Jelly Roll Race Quilts with Grandsons

A couple of weeks ago, we spent a full week with our grandsons in Ohio. They are twins (8 years old), middle child (5 years old), and youngest (2 years old)–such an incredible amount of energy and fun and imagination in one house is amazing. This is one of all four boys at the zoo. You can see the little one in green running ahead.

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The twins have wanted to sew for a long time. Mom’s sewing machine needed service and repair the last time we were there. It had not been used in such a long time that the presser foot would no longer go up and down. Thus, in the interim we found a Pfaff dealer and the machine was serviced and repaired.

My friends, Wanda and Sherry, have made jelly roll race quilts with their granddaughters/nieces and that gave me the idea of what to make with the boys. One full jelly roll (42 strips) will make two lap quilts with a three inch border all around.

This was much more difficult than I imagined. Somehow my daughters learned to sew when they were 8-10 years old, making things like t-tops and shorts and it seemed easy for them. However, they both had been sitting at a machine (first on my lap) from the time they were old enough to sit. And then they made fancy stitch samplers using variegated thread by just selecting the stitches and pressing the foot pedal.

The boys had a very hard time stitching a straight seam–the seams always seemed to veer into the middle of the strip or off the edge. One of the twins wanted to race with the pedal to the metal and the other twin wanted to stitch one stitch at a time–both methods had serious issues for the teacher. Fortunately the Pfaff has a “sew slow” button.

We did get the quilts finished. I brought the tops home with me to add borders, quilt, and bind. I didn’t gete any pics of the boys sewing, but here are pics of the quilts on the quilting frame.


And just for fun–this was a “quiet” moment: 
 

An “Orange” Hunter’s Star

There are six grandsons and three granddaughters in our family now. The boys love quilts. Recently the oldest boys (twins) made their own jelly roll race quilts in blue and green.Their brother (a middle child) has chosen orange as his signature color. Even though this is not my favorite color, last year I did crochet my way through a very large orange “blanket” for him.

And then, this week, as he’s lying on the couch with a 102 degree fever, he announces that he wants Momma B to make him an “orange star quilt”. Orange is not a dominant color in my stash, although there are some pretty orange-gold batiks and one bolt of orange cotton that is truly not a pretty color.

Needless to say, I have spent time over the past few days auditioning and making star blocks to find a color and design that he likes. Sometimes it’s hard to believe how picky a five year old can be. First, let me show you the one he finally chose, and then the pictures after that are the ones that were rejected.

The one he likes best:

And all of these color combinations are the rejects. I agree the final color, even without as much contrast, looks better than the others:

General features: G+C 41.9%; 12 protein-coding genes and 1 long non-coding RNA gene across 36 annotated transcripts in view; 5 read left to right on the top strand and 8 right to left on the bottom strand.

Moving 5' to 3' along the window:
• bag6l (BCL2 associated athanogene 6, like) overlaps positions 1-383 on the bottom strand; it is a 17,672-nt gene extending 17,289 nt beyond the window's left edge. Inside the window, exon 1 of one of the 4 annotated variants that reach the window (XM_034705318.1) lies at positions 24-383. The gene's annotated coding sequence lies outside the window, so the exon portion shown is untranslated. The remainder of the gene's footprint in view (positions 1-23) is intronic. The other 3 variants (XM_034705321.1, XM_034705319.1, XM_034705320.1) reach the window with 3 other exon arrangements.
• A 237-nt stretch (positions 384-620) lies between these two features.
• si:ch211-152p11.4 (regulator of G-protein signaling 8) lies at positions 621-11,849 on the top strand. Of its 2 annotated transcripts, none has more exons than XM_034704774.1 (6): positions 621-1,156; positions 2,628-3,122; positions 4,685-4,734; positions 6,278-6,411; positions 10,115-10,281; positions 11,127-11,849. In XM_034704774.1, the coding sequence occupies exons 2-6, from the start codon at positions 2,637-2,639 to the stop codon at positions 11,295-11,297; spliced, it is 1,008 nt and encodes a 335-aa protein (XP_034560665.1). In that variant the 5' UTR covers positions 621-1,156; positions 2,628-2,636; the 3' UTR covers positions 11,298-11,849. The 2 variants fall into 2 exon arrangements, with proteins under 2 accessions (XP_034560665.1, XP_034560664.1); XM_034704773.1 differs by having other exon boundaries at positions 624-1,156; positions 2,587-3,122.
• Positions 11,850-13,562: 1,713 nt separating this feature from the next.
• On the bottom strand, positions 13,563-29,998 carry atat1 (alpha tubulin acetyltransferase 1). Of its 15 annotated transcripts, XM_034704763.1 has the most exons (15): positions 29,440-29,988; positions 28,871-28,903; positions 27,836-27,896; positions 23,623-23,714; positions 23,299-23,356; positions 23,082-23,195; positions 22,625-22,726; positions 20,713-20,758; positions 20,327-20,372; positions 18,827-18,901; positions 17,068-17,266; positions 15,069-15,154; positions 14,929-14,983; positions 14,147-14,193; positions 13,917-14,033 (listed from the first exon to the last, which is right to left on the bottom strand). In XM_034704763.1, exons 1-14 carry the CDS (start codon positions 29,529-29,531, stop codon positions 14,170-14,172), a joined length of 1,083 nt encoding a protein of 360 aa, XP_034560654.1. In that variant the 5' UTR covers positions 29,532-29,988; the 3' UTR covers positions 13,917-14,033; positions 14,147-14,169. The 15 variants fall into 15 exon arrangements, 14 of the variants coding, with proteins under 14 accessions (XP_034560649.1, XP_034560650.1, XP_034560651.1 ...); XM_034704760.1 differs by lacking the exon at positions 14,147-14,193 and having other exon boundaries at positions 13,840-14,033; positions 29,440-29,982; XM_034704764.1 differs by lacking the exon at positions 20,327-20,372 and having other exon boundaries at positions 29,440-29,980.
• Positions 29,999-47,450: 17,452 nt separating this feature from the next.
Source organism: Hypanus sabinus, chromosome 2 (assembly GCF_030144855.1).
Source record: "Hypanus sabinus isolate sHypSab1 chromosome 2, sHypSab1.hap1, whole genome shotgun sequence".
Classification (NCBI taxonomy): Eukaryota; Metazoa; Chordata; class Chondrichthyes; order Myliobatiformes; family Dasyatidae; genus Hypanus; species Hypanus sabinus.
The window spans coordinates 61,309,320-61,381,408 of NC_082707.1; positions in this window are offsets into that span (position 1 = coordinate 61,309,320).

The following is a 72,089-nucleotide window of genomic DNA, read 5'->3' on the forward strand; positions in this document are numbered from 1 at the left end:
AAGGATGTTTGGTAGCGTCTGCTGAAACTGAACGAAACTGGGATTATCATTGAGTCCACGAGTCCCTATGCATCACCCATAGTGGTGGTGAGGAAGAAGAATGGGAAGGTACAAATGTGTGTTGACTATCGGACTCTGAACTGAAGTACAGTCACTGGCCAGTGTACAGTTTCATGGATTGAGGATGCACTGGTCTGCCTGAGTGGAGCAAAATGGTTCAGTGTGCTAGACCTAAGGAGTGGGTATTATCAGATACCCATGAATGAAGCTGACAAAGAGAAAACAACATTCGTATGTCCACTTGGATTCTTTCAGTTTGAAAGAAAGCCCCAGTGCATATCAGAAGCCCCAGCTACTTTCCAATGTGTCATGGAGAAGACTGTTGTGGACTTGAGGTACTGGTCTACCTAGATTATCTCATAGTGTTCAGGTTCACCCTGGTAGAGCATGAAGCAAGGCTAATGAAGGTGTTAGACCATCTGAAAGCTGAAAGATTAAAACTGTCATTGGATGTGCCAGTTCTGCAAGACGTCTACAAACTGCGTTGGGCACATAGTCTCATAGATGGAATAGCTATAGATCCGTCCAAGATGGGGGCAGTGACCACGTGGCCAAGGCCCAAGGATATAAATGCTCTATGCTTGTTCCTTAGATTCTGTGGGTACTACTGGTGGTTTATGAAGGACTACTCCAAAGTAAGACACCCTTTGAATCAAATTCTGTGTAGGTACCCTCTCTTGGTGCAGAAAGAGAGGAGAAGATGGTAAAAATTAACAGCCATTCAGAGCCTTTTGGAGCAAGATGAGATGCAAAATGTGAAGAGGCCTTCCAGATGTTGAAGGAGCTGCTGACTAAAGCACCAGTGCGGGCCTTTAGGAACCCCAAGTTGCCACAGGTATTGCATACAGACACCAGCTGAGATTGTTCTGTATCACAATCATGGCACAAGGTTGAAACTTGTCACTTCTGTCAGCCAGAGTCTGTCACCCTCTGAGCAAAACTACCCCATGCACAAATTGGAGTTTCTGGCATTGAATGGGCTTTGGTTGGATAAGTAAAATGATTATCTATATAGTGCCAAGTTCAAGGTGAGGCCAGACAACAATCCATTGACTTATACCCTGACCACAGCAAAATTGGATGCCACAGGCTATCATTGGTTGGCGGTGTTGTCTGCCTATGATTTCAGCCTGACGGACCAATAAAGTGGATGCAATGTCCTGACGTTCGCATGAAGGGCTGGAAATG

Scrappy Flower Block or Cross Block with Bricks and Squares

Do you ever get tired of four patch blocks and want to do something different? Seems like cutting scraps into something usable often ends up in strips or squares–although sometimes I do tumblers too. The cross or flower quilt block is a classic quilt block but is usually made with all squares. Because I especially like brick quilts, I decided to adapt this block to my Qube and use the brick (Shape 8) as well as the square (Shape 2). By using the brick, one seam can be eliminated. And because I have a whole basket of 2-1/2″ strips already cut, it only makes sense to use up some of them as well as any new scraps that are cut, thus I chose the 8″ Qube Mix & Match Block set for this one. If I were starting with new fabric or scraps, I’d probably use the 6″ Qube Block set as I like smaller blocks more than larger blocks.

It’s also good to note that these blocks don’t finish at the size of the Qube because they are five “patches” across rather than four. Thus, the

  • 6″ Qube makes a 7-1/2″ finished block, the
  • 8″ Qube makes a 10″ finished block, the
  • 9″ Qube makes an 11-1/4″ finished block, and the
  • 12″ Qube makes a 15″ finished block.

If you’re making these for comfort or charity quilts like I am doing, you will need to adjust the layout so that the quilt is the right size. Just think how fun this would be for a baby quilt with four blocks and sashing using the 12″ Qube.

Here’s a picture of the individual block made with completely scrappy bricks and squares. As much as I like this block in a single color, the random scrappy look seems a little too scrappy and disorganized to me. Guess that’s my left brain kicking into gear.

So, I decided to try each block with a color theme, i.e., red, green, purple. That appealed to me much more, so this is what I got and I like this much better for a scrappy quilt and using up all those extra pieces that have been cut. There’s a lot more contrast between the background bricks and the flowers and each block has a color theme.

This is the basic unit that is a little more fun than a four patch and is nice for variety. So, it’s pretty easy to make these if you have the two patch units already stitched (which I usually do have as leaders and enders).